You may think that the person who designed your brake lines was crazy, but all of those bends and loops have a purpose: They add flexibility.
Cars and trucks bend and flex as you drive. Many trucks have a frame that supports the body. The body is attached to the frame by rubber mounts, so there can be a lot of motion between the body and the frame. The master cylinder is attached to the body while some of the other brake components are attached to the frame. Also, when you step on the brake pedal, you flex the firewall of your car, moving the master cylinder but not the other components in the brakes.
A car is not always built with perfect accuracy. On one car the distance from the master cylinder to the anti-lock brake system pump will be slightly different from that on another. The extra flexibility added to the brake lines allows cars to be assembled even though they are slightly different from one another.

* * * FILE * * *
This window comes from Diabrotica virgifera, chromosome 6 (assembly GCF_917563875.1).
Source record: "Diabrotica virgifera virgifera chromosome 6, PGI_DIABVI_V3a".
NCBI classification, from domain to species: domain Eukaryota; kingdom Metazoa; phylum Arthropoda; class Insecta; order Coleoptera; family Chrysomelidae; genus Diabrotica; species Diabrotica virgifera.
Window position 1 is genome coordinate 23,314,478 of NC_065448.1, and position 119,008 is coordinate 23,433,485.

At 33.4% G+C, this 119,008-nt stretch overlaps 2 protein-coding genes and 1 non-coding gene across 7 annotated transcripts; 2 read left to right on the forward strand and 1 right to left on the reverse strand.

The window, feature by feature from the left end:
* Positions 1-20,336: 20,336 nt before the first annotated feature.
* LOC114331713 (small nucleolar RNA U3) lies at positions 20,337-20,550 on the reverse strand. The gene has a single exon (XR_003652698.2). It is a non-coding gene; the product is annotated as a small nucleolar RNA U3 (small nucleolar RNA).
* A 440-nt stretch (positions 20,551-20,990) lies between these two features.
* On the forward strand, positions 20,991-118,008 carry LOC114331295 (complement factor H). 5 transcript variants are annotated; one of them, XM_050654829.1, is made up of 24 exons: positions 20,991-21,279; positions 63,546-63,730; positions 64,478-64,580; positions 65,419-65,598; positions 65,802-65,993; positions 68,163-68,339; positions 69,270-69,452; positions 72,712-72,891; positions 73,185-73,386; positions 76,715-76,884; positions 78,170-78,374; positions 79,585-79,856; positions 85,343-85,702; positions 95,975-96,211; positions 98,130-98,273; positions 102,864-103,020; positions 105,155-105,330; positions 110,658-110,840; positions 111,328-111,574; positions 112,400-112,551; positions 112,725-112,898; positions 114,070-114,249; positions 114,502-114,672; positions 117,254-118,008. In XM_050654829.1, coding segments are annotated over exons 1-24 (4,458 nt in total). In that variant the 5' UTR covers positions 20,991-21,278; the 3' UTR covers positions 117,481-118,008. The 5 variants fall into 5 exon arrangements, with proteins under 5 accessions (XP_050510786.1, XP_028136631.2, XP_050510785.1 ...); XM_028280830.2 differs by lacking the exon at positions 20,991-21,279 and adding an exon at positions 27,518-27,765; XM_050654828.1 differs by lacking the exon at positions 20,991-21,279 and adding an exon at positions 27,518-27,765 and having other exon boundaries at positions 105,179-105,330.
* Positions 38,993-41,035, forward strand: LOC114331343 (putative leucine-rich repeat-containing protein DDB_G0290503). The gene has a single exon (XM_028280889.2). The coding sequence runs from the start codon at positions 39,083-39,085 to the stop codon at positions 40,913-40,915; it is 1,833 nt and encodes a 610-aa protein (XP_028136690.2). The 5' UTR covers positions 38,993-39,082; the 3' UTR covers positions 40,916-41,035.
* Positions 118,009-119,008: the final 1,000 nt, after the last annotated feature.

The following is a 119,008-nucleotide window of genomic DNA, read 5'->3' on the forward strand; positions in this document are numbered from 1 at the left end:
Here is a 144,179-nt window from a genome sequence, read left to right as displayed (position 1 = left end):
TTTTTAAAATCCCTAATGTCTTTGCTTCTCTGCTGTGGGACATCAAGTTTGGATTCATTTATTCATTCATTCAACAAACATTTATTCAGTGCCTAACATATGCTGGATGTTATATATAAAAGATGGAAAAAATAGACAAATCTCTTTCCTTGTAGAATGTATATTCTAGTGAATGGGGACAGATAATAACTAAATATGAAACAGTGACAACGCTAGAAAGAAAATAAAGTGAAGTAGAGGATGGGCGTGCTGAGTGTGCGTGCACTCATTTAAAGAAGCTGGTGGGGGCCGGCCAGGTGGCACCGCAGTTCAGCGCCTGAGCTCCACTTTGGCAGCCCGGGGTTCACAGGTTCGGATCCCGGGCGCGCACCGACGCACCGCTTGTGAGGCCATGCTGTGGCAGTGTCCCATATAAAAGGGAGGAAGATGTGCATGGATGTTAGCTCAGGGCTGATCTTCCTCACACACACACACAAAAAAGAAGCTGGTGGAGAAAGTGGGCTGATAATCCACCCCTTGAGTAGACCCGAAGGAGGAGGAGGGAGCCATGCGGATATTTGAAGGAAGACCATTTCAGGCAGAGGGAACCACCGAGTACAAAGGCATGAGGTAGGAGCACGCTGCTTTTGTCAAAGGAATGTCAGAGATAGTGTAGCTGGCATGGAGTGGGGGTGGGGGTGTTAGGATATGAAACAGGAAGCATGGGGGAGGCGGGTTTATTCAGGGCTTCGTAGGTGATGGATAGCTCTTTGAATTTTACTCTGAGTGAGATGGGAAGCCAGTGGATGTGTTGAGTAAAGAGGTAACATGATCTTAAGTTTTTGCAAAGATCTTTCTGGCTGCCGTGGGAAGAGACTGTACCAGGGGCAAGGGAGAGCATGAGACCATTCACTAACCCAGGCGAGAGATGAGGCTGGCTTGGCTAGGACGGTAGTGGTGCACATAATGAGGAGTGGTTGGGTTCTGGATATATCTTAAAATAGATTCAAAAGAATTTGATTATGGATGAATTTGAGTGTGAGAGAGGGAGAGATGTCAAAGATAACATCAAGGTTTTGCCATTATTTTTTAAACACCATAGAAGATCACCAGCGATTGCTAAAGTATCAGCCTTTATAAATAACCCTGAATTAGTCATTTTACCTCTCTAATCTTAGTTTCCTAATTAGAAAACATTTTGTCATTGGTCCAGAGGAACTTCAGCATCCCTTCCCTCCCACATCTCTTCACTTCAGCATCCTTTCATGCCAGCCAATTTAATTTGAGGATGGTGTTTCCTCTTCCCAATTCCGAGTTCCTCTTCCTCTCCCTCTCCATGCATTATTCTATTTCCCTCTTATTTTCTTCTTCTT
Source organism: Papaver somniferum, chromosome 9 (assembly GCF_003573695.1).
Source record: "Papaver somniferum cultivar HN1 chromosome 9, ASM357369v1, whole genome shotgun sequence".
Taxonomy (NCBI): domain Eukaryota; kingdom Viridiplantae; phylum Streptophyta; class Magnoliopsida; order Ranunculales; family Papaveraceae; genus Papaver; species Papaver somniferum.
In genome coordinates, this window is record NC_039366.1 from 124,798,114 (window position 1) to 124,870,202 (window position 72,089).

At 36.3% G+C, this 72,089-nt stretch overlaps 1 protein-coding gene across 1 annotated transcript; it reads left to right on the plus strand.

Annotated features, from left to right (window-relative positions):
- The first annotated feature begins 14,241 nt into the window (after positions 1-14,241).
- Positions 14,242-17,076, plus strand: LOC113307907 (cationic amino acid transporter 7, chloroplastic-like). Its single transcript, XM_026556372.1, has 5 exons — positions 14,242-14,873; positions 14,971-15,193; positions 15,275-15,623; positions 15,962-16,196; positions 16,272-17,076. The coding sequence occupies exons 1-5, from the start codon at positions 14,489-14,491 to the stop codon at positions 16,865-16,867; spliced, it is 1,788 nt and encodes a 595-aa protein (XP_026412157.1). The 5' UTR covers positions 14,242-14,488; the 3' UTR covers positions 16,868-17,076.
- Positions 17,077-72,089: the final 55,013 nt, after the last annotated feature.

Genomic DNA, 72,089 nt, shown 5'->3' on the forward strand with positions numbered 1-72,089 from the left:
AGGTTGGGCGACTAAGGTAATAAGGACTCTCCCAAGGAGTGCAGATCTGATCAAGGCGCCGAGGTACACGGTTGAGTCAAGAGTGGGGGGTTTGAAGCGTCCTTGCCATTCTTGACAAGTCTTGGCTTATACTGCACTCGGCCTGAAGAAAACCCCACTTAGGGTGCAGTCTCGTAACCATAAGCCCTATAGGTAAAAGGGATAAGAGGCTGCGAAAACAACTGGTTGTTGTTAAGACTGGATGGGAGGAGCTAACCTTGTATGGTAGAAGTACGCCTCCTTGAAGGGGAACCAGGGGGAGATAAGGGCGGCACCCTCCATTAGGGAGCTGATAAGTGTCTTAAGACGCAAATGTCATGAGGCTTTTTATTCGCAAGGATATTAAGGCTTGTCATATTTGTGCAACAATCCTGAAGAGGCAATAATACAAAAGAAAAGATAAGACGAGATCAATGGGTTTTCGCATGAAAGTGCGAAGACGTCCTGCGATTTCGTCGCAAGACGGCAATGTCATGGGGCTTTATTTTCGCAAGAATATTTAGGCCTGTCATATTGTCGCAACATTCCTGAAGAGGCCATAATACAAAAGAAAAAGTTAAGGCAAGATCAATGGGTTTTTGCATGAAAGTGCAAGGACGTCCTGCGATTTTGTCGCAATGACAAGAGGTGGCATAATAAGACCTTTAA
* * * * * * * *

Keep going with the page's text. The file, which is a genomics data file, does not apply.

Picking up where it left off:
If the lines were short and straight, the motion of the car would eventually crack the brake lines; the continual flexing would fatigue the metal and eventually break it, just the way a spoon bent back and forth repeatedly will eventually break. By forming the brake line into a coil, the flexing in any one section is very small, and so puts almost no strain on the line.
To learn more about how different types of braking systems work, check out the links on the next page.